It doesn't feel like much of a stretch to say that the next few months will be a critical time for Oregonians who want to ensure that state and local governments are as open and transparent as possible.
In fact, what happens next could help determine whether the Legislature's action in 2017 to move forward on public records represented the start of a sea change toward more openness — or whether the state will resume the slow but deliberate backsliding that's marked the last half-century since 1973, when Oregon passed what was at the time considered a landmark public records law, a model of government transparency.
That was then. Since then, every time the Legislature has met, it has approved exceptions to the law, each one removing another set of records from public scrutiny. The best estimate now is that 650 or so of these exceptions have burrowed their way into state law, but nobody knows for sure.
The legislative session in 2017 was the first one in years to make progress on the issue of open records. Among the measures approved that year was one pushed by Gov. Kate Brown calling for the creation of a public records advocate, a new position in state government that would be charged with providing education and training on public records and to serve as a mediator in resolving disputes between people requesting records and public entities. (At the time the Legislature was considering the bill, there was a brief dust-up around the issue of where the office would be located: Would it be part of the governor's office or would it be housed with the secretary of state? Eventually, the office was placed within the archives division of the secretary of state's office, but this issue turns out to be critical.)
Ginger McCall, an attorney with experience both representing public entities and requesting records from government agencies, was hired for the job, and seemed to be an excellent fit.
That was, until Monday, when she announced her resignation, citing what she called undue pressure from the governor's office to be a team player. In particular, McCall said, the governor's general counsel, Misha Isaak, tried to influence her work — and Isaak also wanted her to keep that a secret from the public and the Public Records Advisory Council, which McCall chairs.
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At first, the governor's office denied McCall's charges, but then walked that back after McCall released records detailing her interactions. Brown later released a statement saying that "It appears this is a situation where staff were conflicted between the goals of serving the governor and promoting the cause of transparency. Let me be clear, there should be no conflict."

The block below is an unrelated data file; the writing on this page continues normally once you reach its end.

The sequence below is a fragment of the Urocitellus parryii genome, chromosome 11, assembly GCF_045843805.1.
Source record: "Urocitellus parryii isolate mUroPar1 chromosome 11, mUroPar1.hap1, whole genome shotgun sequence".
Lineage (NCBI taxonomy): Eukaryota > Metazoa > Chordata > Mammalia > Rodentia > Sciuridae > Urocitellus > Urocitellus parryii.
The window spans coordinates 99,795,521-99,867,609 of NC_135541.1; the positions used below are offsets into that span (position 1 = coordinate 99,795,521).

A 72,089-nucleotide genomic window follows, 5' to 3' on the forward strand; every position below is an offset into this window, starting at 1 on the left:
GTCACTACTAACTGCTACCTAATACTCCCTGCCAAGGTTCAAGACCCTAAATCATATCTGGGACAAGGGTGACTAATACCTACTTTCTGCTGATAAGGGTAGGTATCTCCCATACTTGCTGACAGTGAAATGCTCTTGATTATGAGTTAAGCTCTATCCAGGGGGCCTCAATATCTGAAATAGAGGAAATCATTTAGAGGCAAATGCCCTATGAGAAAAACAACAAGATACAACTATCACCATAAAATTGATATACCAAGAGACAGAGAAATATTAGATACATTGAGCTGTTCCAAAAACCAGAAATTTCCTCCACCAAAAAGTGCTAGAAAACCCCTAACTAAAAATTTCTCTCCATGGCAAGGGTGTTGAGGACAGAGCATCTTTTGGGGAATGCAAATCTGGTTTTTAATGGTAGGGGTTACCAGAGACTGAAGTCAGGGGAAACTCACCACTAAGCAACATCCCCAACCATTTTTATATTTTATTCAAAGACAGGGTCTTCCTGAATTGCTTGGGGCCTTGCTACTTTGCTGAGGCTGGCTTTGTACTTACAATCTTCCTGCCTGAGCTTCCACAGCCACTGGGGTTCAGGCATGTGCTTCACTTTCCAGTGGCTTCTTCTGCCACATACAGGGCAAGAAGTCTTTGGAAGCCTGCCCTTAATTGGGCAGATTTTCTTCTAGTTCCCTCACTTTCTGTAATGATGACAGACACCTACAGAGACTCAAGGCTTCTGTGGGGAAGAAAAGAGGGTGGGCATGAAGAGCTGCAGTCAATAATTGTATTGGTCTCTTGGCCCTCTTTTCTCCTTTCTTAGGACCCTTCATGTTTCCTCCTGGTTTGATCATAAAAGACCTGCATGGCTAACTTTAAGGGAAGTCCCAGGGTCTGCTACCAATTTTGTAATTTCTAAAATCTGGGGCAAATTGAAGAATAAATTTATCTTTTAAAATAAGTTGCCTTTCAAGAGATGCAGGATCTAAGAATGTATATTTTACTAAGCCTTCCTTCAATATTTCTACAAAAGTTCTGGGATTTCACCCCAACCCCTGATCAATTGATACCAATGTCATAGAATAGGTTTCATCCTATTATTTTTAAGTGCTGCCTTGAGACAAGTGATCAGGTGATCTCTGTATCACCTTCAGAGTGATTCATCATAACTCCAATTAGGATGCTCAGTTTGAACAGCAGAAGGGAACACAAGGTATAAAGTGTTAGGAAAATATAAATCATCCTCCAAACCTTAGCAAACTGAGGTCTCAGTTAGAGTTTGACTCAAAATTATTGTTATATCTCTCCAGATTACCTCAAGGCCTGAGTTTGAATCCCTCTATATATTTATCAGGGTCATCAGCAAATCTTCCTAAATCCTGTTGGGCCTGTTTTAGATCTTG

Brown also said she welcomed proposals to make the office of the public records advocate truly independent, but has yet to offer suggestions.
It all made for perhaps a livelier-than-usual meeting on Friday of the Public Records Advisory Council, which works with the advocate to propose policies for improving access to public records. The top issue at the meeting was finding ways to shore up the independence of the advocate's office.
One obvious way to do that would be to make the council itself responsible for hiring the advocate; as the law now stands, the council submits three names to the governor, who selects one nominee and passes that name to the state Senate for confirmation. The council should be able to submit its selection directly to the Senate. In addition, it's worth looking at reducing the number of nominations the governor can make to the council; as matters now stand, eight of the council's 13 positions are appointed by the governor.
Legislators during their 2019 session need to revisit the question of where to place the office; as the events of the past week have shown, it needs more insulation from efforts by any branch of state government to unduly influence its work. To that end, another idea that surfaced during Friday's meeting could be useful: finding an independent source of funding for the office.
Whatever ideas emerge, Brown herself now needs to be a vigorous advocate for making the office independent. When she came to office after the resignation of John Kitzhaber, she said transparency would be a hallmark of her administration. But her record since then has been, to put it charitably, mixed, and the events of the last week have left that promise in tatters. Still, she has an opportunity here: If she pushes for proposals that help ensure a truly independent public records advocate, that could become one of her signature accomplishments. (mm)